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Oravita-AninaA train ride between Oraviţa and Anina is fascinating and surprising, unveiling the wonderful mountain sceneries of Banat, in an atmosphere both picturesque and effervescent. One of the oldest in Europe, the mountain railway is a unique tourist attraction in Romania, drawing numerous tourists willing to discover the story of the most beautiful route on rails. The bridges, the tunnels and the cliffs pierced as to make way for the coal cars are the symbols of an impressive technical achievement. Built before the invention of dynamite, the Oraviţa-Anina railway is the product of stonemason masters who, with their skill and strength, have created a unique route, highly appreciated even after 150 years. Between Oraviţa and Anina, those who love natural sceneries and rail trips will have an unforgettable experience, as they are carried by the old train into a wonderland.

The Semmering in Banat, the First Mountain Railway in Romania

Anina Railway StationThe story of the OraviÅ£a-Anina section begins in 1847, when the Austrian administration decided to set up a route for the transport of coal towards the Danube. Starting with the 18th century, the mining in Banat generated significant revenues for the Austro-Hungarian Empire, and the building of modern roads was necessary to connect this region to the Court of Vienna. In the first stage, the project concerned a normal, steam traction rail and underground tunnels, but it was modified in 1855, once the route was taken over by the Imperial Royal Privileged Austrian State Railway Company. The OraviÅ£a-BaziaÅŸ line had already been operating, but prolonging it to Anina became imperative as a consequence of the city’s rapid development. The efforts of the locals, architects, engineers and stone masons brought all the way from Northern Italy led to the inauguration of the first mountain railway in Romania in 1863. The rough terrain, the lack of dynamite and cranes made this task even more difficult, as all the tunnels and viaducts were built with simple tools (chisel and pickaxe) and human force.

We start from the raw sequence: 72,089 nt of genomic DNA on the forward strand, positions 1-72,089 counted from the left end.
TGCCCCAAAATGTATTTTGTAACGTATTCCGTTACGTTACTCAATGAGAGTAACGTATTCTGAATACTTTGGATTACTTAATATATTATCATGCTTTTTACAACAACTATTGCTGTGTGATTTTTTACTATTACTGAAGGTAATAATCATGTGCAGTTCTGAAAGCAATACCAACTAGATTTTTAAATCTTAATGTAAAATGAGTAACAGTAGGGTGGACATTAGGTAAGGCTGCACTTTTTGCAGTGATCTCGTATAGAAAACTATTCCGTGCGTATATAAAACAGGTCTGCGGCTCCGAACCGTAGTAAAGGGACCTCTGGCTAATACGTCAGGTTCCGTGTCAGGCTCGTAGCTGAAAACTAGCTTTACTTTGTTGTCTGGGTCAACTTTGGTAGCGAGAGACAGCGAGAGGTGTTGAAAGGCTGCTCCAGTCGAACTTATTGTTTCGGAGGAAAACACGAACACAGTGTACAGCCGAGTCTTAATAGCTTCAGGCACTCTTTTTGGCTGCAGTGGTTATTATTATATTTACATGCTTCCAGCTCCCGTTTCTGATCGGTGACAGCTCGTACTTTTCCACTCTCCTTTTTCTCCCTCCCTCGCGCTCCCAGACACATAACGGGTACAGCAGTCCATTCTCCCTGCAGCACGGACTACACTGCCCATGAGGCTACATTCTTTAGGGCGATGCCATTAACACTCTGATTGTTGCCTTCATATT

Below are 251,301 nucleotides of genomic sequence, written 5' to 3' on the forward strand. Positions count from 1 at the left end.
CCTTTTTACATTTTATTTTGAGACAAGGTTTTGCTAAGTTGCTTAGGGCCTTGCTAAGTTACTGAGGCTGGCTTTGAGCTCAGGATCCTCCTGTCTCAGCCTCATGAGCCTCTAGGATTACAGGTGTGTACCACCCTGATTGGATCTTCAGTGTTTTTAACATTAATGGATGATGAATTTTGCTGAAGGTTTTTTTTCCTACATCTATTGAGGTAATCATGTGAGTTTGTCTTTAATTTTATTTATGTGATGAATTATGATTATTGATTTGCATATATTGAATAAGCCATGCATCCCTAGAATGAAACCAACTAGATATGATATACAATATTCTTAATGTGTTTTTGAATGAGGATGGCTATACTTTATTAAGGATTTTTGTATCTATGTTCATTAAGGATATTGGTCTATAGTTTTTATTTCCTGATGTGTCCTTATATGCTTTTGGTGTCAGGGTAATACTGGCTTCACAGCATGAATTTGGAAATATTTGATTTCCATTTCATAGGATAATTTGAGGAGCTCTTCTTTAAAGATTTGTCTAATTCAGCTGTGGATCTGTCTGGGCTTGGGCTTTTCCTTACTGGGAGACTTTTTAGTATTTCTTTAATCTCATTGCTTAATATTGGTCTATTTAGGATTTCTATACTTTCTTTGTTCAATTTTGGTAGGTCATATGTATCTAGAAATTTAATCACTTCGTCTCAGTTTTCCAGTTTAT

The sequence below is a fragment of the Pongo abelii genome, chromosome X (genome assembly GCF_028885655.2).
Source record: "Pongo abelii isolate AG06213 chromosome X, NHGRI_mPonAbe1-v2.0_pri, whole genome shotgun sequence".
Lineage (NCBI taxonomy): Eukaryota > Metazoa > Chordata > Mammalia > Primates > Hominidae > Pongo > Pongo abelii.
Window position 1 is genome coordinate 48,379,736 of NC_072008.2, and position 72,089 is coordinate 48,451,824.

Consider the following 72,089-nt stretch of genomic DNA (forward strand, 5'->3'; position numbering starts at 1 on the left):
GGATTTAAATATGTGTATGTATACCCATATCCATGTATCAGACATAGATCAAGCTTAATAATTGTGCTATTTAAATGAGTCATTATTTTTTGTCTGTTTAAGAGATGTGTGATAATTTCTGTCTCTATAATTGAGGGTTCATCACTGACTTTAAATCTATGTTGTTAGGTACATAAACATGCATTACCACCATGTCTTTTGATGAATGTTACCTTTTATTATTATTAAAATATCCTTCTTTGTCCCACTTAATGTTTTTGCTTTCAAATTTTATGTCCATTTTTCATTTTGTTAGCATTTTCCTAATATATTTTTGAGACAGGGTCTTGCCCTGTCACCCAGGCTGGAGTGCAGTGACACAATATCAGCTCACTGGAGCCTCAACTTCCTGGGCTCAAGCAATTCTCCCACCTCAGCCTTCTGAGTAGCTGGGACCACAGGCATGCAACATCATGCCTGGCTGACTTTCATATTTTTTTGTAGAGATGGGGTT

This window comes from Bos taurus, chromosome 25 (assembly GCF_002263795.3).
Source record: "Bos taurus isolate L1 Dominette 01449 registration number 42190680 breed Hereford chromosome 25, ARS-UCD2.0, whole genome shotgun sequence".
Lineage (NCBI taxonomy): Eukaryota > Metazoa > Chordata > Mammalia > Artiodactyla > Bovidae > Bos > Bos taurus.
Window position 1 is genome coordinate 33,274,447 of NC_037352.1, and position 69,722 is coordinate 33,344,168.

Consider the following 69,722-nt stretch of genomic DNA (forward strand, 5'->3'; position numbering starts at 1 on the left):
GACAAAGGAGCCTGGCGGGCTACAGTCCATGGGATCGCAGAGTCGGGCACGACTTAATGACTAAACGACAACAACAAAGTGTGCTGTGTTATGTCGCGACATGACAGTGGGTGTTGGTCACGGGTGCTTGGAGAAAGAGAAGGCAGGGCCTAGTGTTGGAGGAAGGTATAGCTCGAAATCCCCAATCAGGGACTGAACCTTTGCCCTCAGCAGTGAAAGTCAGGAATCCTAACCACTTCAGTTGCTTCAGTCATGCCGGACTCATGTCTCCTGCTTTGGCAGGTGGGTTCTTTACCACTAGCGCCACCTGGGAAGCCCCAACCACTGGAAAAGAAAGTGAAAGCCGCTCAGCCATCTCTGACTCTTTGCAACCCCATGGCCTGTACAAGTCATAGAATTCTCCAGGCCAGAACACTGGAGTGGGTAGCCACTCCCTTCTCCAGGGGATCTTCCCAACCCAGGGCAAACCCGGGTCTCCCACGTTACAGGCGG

Thus, nine years after the inauguration of the famous Austrian Semmeringbahn, there was a railway in Romania, called the Banat Semmering, meant to replace the wagon transport of merchandise. More than 150 years ago, an Engerth locomotive followed by 6 railcars left Oraviţa and after two stops reached Anina. Starting with 1869, the route was open for passenger transport as well.

14 Tunnels, 10 Viaducts and an Exhilarating Journey

Oravita-AninaThroughout any season, a journey between OraviÅ£a and Anina unveils splendid landscapes and enchanting colors. The valleys spreading right near the rail tracks and the cliffs almost touching the train are truly breathtaking. Foreign tourists go a long way to discover this jewel of the Romanian railways. Once the locomotive is set in motion, the traveler is taken back to a not very distant past, in a train with wooden benches and stoves to heat up the compartments.  On the right you have CaraÅŸului Valley, majestic in its immensity and on the left you have the Aninei Mountains, closer and closer. Along 34 kilometers, the train goes through 14 tunnels, carefully carved into stone. The longest of these, GârliÅŸte, measures 660 meters and reminds us of the architect who committed suicide after being accused of faultily carving through the gallery. The 10 bridges complete the spectacle of mountain landscapes. Out of them all, Jitin is truly imposing and considered a work of art. The massive poles with heights up to 32 meters and the giant abyss in which they are anchored turn this portion of the road into the highlight of the route. In fact, Jitin and Schlucht are two viaduct proffered by the brave ones who practice pendulum jump.

Oravita-AninaFrom GârliÅŸte, the train slowly goes down toward Anina, leaving behind smooth hills, old train stations and block stations used to supervise traffic a long time ago. After two hours, the locomotive announces its arrival in one of Romania’s monument train station, marking the end of an amazing journey, equaling a return to the 19th century. Building the railway cost 5 million guileders, but its value is nowadays inestimable, as it speaks of the human efforts and sacrifices it took to have it built.

The Oraviţa-Anina route is a page in the history of the Romanian railway and a tourist attraction which is sure to win you over from the first meeting. Sweeping through tunnels and valleys, it unveils delightful, wild sceneries and it tells stories about the mining communities in Banat. The picturesque quality of the journey, the quietness of the places and the adrenaline bestirred by the narrow curves and wide valleys will definitely convince you to repeat the experience in the wood benched railcars.

[An article written by Andreea Bertea]